In a world in which so many people seek balance, meaning, and connectedness in life, Jim Cusumano provides a tangible and inspirational road map.
—Helen D. Gayle, MD, MPH, President and CEO, CARE USA
After our wedding on July 9, 2003 in Montecito, California, Inez and I decided to head further west to the big island of Hawaii for our honeymoon. After rest, relaxation and experiencing a number of tourist attractions, a good friend who lives on the island introduced us to Hale Makua, a shaman and spiritual guide to the people of the south-sea islands. He felt that Hale would be an excellent source of the history of the island.
Hale was a most unusual person. I say “was” because sadly he died a year after we met him in an automobile accident. He was born in the islands, and although he towered over my 6 foot 4 inch frame and carried at least 300 pounds of body weight, he was as gentle as a lamb. Being a U.S. citizen and at the right age in the 1960s, he was drafted into the army and served as a nurse during the Viet Nam War. He clearly had “been around the block” yet had the demeanor of a monk.
Inez and I had wonderful discussions with him and began to grasp the beautiful culture and ancestry of these islanders. One afternoon, Hale drove us up to the top of one of the local mountains where he showed us a place that is considered sacred and allegedly sits on a “vortex of spiritual energy.” I must say, although not knowledgeable about vortex energy, the feeling that Inez and I had at this sacred place was indescribably pleasant. We didn’t want to leave. But, eventually we found our way to a teahouse on the mountain and continued our discussion of the history and culture of the Hawaiian Islands. But, soon we found our discourse penetrating more and more the challenges of our modern society—climate change, energy insecurity, nuclear arms, economic chaos, social injustice, and more.
At this point, I asked Hale “Is their one thing that could happen today that would have a major positive impact on these seemingly impossible challenges.” His response was an immediate, “Yes!” “And what might that be,” I inquired with great interest. “When women have a greater leadership role in deciding our future,” was Hale’s response. “Well that’s great, Hale, but why is that the case?” He responded, “You know when children are born, all of them, male and female alike have a strong energetic normal innate connection between their heart and their brain. However, in modern society, most boys, as they mature, are taught to sever that link.” He continued, “Men don’t cry; Men are providers and protectors of women; Men work and strive, while women mother their children, and the list goes on.” “However,” cautioned Hale, “The challenges before humanity at this point in our history require that connection between the mind and the heart. So either women must have more to say about our future, or men must learn to reestablish their heart-brain connection. And actually from a practical and non-prejudicial point of view, we need both.”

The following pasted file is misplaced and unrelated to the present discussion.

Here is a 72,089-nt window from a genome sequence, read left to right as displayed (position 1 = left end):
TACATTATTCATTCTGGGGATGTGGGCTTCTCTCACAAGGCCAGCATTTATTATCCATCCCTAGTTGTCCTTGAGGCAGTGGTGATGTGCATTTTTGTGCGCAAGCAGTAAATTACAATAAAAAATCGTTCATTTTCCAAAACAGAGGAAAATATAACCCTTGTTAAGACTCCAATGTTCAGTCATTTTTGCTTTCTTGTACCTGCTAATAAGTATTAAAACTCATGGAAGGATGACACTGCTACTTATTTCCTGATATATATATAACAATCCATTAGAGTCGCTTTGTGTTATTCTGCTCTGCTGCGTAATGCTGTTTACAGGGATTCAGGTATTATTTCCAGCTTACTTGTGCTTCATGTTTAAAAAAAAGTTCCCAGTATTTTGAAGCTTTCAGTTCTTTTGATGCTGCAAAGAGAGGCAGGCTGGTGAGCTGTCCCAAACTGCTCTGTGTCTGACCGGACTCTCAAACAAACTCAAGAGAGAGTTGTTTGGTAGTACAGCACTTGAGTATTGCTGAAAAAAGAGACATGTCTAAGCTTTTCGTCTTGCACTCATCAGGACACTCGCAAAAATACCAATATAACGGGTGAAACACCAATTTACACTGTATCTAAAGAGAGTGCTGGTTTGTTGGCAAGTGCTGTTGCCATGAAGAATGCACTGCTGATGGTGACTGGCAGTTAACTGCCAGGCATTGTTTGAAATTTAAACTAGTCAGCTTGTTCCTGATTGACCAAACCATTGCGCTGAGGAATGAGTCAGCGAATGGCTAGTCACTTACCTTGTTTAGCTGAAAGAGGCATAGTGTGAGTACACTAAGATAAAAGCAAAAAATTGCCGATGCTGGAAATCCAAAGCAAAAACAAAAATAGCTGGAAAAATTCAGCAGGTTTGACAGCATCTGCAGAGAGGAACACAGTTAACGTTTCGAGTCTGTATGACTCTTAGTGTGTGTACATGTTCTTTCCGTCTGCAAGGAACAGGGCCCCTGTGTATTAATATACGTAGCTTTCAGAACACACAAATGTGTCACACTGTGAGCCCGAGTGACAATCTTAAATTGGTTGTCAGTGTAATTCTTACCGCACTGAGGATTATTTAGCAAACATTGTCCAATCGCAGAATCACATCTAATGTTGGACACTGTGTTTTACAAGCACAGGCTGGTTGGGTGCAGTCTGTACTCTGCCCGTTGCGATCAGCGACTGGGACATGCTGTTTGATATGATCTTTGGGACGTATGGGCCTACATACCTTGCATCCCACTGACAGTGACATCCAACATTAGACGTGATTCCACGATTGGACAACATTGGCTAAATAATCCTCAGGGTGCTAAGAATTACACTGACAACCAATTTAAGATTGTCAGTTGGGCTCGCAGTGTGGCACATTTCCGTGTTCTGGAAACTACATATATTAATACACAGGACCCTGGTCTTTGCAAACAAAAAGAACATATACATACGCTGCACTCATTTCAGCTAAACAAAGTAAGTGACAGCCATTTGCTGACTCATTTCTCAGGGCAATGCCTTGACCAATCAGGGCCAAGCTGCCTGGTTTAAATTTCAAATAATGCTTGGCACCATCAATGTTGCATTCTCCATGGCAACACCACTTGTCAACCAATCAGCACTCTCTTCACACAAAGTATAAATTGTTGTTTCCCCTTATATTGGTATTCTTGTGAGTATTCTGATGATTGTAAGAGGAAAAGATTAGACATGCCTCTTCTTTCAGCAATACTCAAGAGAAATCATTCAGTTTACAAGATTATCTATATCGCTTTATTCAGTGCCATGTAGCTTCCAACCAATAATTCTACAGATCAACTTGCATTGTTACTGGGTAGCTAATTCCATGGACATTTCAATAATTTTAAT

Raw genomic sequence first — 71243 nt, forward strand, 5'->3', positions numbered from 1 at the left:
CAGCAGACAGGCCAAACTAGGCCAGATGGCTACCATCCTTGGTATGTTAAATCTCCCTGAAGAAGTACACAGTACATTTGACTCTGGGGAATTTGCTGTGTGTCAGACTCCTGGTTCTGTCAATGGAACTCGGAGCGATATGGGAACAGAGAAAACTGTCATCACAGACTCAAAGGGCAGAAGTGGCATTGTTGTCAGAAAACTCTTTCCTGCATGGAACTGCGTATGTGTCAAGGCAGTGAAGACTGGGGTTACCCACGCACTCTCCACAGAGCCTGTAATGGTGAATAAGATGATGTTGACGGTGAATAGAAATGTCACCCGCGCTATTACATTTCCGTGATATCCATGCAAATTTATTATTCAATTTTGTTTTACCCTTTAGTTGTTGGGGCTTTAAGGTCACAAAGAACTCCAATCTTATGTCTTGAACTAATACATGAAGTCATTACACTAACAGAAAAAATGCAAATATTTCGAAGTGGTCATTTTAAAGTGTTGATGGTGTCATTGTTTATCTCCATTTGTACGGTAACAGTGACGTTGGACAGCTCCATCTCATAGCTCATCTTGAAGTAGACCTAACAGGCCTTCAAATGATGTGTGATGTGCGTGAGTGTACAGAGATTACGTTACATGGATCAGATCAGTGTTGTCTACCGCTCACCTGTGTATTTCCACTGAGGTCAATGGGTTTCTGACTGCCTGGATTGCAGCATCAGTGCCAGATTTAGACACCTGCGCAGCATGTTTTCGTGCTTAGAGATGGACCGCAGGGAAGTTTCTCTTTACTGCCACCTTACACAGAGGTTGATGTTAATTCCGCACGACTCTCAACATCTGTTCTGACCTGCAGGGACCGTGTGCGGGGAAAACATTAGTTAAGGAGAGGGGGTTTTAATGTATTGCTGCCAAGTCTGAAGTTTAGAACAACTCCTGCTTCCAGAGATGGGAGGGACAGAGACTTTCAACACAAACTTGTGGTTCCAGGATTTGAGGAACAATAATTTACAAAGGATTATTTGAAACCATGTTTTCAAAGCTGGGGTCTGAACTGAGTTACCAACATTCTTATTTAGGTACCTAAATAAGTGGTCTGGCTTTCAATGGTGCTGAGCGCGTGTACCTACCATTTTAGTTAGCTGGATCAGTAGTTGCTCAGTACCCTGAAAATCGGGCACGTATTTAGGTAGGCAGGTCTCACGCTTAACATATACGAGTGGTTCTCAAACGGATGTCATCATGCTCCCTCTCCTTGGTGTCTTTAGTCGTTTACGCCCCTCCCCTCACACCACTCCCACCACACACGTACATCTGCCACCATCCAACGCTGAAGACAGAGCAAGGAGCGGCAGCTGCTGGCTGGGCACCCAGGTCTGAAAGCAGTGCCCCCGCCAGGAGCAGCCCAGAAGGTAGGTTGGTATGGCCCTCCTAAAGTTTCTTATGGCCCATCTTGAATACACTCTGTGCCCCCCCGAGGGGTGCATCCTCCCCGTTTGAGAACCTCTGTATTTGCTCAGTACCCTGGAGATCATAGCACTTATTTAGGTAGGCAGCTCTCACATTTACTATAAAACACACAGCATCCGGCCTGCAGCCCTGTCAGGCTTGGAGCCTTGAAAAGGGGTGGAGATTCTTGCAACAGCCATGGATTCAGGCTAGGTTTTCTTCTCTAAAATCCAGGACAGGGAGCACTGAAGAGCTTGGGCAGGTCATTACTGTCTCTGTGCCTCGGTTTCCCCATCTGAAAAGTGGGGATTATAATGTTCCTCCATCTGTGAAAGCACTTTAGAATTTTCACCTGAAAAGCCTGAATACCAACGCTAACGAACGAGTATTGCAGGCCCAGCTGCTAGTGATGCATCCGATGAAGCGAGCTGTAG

I have since thought long and hard about Hale Makua and his advice to get humanity on a new path; one that is safe, just, healthy and sustainable. And I firmly believe the key elements of Inspired Leadership are what he had in mind. An Inspired Leader provides service to all of his or her stakeholders. The key attributes of such a leader are compassion, fairness, passion, a personal dream, and the ability to communicate directly, clearly and caringly. Maybe that’s what Feminine Energy is all about.